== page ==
(b) - Next Steps
Third, you will have to identify and contain the confidential information as quickly as possible to prevent it from being further spread or used. Your IT forensic consultant or e-discovery vendor will assist you in collecting: 

 (1) company devices from each employee who likely received confidential information; 
 (2) email files, both on the active exchange server and anywhere else they may be stored at the company; and  
 (3) data collected on a shared network server. 

It may be recommended that you collect relevant company cell phones as well, though generally speaking it is rare for emails to be stored on phones. 

At the same time as you collect electronic devices, you also need to collect any hard copy documents your employees received from Sam or created using Sam's information. 

Data collection is essential but very expensive. E-discovery vendors typically charge $125-$150/GB merely to process the data. The charges can add up to hundreds of thousands of dollars, depending on the volume of data.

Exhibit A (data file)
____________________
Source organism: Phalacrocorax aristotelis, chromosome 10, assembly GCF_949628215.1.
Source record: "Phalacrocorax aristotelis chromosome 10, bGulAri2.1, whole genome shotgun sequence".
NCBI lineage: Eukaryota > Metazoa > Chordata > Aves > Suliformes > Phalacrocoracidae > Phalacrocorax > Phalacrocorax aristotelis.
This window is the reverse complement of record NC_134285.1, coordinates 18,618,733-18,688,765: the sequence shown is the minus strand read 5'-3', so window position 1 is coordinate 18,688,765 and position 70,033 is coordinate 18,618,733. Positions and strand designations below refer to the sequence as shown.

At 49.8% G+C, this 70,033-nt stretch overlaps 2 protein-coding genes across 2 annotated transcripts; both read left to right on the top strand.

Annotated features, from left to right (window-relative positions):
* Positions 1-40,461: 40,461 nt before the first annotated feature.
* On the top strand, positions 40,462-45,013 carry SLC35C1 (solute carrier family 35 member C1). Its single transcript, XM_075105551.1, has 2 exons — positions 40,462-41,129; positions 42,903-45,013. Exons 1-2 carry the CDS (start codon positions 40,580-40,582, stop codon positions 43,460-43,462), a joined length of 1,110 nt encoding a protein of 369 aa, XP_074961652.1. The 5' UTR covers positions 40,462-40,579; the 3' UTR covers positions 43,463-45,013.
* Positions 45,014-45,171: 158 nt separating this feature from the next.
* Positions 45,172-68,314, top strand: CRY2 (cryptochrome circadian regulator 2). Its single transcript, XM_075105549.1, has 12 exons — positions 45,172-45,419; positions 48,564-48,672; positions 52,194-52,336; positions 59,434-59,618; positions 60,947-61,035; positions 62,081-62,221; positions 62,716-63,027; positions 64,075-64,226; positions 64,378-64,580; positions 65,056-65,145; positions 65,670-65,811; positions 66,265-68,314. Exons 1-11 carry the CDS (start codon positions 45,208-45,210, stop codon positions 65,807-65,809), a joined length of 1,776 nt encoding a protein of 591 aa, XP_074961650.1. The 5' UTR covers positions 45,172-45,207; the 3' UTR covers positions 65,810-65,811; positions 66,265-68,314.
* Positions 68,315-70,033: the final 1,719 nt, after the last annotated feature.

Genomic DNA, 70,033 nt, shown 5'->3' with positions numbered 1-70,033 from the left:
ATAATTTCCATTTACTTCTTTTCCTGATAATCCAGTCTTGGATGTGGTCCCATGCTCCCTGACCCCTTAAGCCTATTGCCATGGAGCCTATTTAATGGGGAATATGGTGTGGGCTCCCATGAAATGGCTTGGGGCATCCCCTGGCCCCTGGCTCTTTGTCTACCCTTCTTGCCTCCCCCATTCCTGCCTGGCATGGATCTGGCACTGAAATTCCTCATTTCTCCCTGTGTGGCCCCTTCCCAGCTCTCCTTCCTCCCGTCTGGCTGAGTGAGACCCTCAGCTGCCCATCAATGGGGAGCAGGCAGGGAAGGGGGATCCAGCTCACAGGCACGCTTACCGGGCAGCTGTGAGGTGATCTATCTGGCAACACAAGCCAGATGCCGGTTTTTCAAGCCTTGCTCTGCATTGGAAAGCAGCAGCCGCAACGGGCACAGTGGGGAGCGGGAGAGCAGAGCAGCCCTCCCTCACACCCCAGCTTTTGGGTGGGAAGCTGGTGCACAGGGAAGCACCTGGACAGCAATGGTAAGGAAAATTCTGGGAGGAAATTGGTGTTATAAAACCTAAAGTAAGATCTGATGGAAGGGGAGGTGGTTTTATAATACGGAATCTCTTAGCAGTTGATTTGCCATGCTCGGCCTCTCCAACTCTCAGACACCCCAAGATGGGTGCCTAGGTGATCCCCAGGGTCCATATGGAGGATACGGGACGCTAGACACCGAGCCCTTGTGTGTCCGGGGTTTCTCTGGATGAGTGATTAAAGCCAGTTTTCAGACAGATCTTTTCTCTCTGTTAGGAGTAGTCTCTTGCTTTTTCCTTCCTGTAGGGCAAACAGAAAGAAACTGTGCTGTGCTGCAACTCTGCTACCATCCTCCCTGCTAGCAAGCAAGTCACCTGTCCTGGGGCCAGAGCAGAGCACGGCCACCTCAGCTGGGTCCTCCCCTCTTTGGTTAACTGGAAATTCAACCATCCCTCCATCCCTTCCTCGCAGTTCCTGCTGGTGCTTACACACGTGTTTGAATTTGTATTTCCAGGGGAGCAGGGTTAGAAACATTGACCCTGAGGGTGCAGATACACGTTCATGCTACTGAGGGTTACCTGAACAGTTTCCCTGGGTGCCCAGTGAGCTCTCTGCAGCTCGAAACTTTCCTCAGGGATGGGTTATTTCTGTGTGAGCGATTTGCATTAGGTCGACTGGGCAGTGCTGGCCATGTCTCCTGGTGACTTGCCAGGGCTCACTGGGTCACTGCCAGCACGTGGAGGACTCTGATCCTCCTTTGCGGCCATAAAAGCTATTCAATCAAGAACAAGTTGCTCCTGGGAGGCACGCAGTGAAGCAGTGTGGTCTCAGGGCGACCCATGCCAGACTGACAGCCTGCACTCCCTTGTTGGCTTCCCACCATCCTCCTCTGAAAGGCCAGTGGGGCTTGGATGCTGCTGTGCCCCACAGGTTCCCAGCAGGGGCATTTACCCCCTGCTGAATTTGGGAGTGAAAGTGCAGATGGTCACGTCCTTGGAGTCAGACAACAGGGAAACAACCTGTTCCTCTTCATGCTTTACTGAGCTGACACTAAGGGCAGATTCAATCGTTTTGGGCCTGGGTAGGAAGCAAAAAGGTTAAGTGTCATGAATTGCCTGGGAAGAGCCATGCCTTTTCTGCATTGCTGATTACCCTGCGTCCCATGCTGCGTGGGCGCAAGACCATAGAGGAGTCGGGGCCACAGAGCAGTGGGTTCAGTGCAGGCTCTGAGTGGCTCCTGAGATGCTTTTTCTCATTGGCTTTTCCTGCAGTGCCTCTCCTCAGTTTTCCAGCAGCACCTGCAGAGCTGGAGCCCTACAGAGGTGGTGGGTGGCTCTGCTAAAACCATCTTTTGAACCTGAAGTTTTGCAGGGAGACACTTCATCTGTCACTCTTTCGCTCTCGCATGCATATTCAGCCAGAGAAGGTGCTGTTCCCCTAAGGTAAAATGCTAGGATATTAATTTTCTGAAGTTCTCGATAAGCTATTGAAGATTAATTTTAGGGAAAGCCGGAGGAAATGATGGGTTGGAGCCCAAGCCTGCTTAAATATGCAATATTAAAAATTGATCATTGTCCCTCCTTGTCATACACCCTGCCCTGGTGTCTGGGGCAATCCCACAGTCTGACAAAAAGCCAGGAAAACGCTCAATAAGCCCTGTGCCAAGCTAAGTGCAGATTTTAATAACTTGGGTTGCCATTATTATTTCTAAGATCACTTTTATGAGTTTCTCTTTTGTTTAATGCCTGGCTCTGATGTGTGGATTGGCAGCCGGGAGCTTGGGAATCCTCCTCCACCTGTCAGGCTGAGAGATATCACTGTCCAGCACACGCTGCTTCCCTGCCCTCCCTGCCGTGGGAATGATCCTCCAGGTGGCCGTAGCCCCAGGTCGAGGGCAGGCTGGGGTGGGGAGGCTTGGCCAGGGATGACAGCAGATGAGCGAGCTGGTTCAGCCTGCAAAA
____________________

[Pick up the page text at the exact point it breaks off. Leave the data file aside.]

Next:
(c) - Challenges and Complicating Factors in Data Collection
One common complicating factor relates to the use of personal email accounts. You may learn that Sam or some of his colleagues have used private email accounts (such as Gmail) for company business. As a result, B’s information may  be located on servers over which A’s IT group does not have access or control.  If so, you should ask those employees for permission to access their private accounts, or at a minimum ask them to review the accounts, and forward to your forensic investigator or e-discovery vendor anything relevant to the inquiry, and then delete that data. Ideally, they should attest to the fact that they have done so.2